Note: Configure a conditional access policy that requires a compliant device to use this compliance state for verifying access to company apps and data.

Experience with Microsoft Defender for Endpoint for iOS

When the integration is configured between MDE and Microsoft Intune, the MDE for iOS app is distributed and the compliance policy is in place, it’s time to look at the experience. Both, from an end-user perspective and from an administrator perspective.

End-user experience with the Microsoft Defender for Endpoint for iOS app

When looking at the end-user experience, it starts with the initial start of the MDE for iOS app. After the MDE for iOS app is installed, users should start it the first time to get it up-and-running. This does require the user to have the correct license (Windows 10 E5/A5, Microsoft 365 E5/A5, or Microsoft 365 E5 Security). When initially starting the MDE for iOS app, the user needs to agree with the license agreement and privacy statement, by clicking Get started (as shown in Figure 5). That will bring the user to the VPN configuration. Once the VPN is configured and notifications are allowed, the MDE for iOS app is up-and-running (as shown in Figure 6).

For testing the Web protection capability, Microsoft provides the smartscreentestratings2.net site. When navigating to that site, or any other phishing site, the user receives the “Malicious Site Blocked” notification. That will be logged in the Microsoft Defender Security Center portal as “Informational“. When the user clicks on that notification, the “This site has been reported as unsafe” page will be shown (as shown in Figure 7) and once the user ignores that message and still continues to the site, the action will be logged as “Low“.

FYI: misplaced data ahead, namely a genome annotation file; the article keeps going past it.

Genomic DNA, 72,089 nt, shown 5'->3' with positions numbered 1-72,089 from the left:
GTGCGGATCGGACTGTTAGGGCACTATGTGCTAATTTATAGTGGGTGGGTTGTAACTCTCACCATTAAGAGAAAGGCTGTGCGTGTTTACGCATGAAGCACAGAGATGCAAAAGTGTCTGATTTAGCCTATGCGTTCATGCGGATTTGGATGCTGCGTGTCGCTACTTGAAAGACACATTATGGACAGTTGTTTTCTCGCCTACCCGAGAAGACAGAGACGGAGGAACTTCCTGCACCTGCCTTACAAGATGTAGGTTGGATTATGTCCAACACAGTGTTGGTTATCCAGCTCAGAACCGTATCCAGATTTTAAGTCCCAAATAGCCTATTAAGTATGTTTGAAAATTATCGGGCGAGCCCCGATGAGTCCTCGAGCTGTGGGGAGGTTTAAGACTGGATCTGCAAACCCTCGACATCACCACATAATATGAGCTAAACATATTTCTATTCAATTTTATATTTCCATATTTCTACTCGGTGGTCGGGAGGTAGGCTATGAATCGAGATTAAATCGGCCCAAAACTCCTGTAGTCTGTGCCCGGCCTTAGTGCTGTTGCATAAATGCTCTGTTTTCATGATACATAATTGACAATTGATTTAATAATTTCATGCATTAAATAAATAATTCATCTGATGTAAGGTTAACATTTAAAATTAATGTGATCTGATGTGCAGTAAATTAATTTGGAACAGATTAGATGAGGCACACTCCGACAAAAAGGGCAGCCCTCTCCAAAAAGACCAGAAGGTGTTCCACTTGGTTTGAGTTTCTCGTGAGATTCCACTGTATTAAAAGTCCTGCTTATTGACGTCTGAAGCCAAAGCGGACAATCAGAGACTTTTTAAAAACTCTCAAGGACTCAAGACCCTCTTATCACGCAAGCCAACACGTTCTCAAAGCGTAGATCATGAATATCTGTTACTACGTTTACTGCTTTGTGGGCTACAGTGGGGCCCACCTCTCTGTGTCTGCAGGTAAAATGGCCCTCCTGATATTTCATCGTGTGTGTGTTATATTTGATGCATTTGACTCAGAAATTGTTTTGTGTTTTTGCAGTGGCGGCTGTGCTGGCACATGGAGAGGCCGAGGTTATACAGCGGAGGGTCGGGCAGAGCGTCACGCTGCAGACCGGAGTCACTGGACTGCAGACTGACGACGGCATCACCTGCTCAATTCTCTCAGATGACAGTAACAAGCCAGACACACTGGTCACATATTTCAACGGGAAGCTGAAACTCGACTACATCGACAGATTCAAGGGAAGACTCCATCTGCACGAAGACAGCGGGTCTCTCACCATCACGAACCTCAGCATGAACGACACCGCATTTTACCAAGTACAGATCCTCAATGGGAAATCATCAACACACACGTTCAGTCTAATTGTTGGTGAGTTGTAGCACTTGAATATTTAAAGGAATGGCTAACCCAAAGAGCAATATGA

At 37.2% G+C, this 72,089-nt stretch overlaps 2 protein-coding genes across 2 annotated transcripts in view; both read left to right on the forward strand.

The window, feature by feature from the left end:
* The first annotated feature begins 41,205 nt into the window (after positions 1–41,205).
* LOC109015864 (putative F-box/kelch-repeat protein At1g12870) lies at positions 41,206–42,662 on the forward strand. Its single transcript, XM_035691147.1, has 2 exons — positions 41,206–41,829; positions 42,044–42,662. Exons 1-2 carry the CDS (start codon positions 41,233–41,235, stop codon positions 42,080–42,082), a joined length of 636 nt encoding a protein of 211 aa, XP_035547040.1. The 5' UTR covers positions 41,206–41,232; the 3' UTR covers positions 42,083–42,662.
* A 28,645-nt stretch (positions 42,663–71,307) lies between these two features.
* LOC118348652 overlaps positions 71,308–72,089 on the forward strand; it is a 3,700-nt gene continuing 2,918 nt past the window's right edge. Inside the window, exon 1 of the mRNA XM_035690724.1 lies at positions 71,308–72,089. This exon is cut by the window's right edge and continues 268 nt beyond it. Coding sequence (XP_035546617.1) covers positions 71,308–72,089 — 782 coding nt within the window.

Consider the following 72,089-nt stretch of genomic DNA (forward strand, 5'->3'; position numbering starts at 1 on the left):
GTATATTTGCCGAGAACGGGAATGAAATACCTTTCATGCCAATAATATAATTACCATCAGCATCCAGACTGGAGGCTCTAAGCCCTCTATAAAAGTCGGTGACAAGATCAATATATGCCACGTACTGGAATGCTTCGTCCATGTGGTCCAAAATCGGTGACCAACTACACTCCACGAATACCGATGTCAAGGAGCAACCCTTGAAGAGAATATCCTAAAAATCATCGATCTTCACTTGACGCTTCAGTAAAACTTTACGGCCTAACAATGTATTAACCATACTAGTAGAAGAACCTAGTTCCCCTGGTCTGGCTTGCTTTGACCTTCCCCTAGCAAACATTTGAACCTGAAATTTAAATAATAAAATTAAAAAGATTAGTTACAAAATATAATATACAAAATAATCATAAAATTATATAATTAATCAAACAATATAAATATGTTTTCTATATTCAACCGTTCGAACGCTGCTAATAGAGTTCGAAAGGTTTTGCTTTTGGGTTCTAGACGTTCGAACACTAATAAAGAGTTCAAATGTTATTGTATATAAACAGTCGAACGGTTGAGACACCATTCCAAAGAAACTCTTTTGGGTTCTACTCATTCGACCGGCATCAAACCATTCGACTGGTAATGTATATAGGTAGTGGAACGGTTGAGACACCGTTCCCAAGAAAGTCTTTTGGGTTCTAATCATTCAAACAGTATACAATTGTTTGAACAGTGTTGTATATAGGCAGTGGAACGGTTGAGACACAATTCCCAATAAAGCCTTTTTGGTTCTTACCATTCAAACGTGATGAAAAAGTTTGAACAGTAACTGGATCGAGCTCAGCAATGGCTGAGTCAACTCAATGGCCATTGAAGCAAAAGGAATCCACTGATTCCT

Administrator experience

When looking at the administrator experience, I want to focus on the information that’s generated by the user. For an overview of the alerts, I’ve opened the Microsoft Defender Security Center portal and navigated to the Alerts of the device of the user. That provides the suspicious activity and severity of visiting the test site.

Note: With the phishing site alone it was nearly impossible to get the device also marked as noncompliant, which is why there is no information to be shown about the device compliance in Microsoft Intune.

More information

For more information about MDE for iOS, the naming, the availability and the configuration, refer to the following docs.

5 thoughts on “Getting started with Microsoft Defender for Endpoint for iOS”

  1. Thank you for the guide! I have a quick question about the “Get started” part. I have tested this on our tenant, but when I open Defender app on iOS I have to login. I was hoping for SSO to simplyfi the process, but seems like uses have to login again. The license are OK, and everything runs fine after login. Any tips?

    Reply
    • Hi Tore,
      You do need to “configure” the app at first start. Meaning, sign in – should be SSO like – and accepting the required permissions. You can preconfigure a few permissions, but not all at this moment.
      Regards, Peter

      Reply
  2. App type install in Endpoint:

    iOS store app
    Vs
    iOS Volume-Purchased Program

    Any preference? In DEP setup, the VPP seems quicker and more integrated.

    Reply
    • Hi Ed,

      It indeed depends on the management that you’re using for the devices. When you’re using ABM, it might be a logic choice to use VPP. That provides a more seamless experience for the user and doesn’t require a personal Apple Id for the user.

      Regards, Peter

      Reply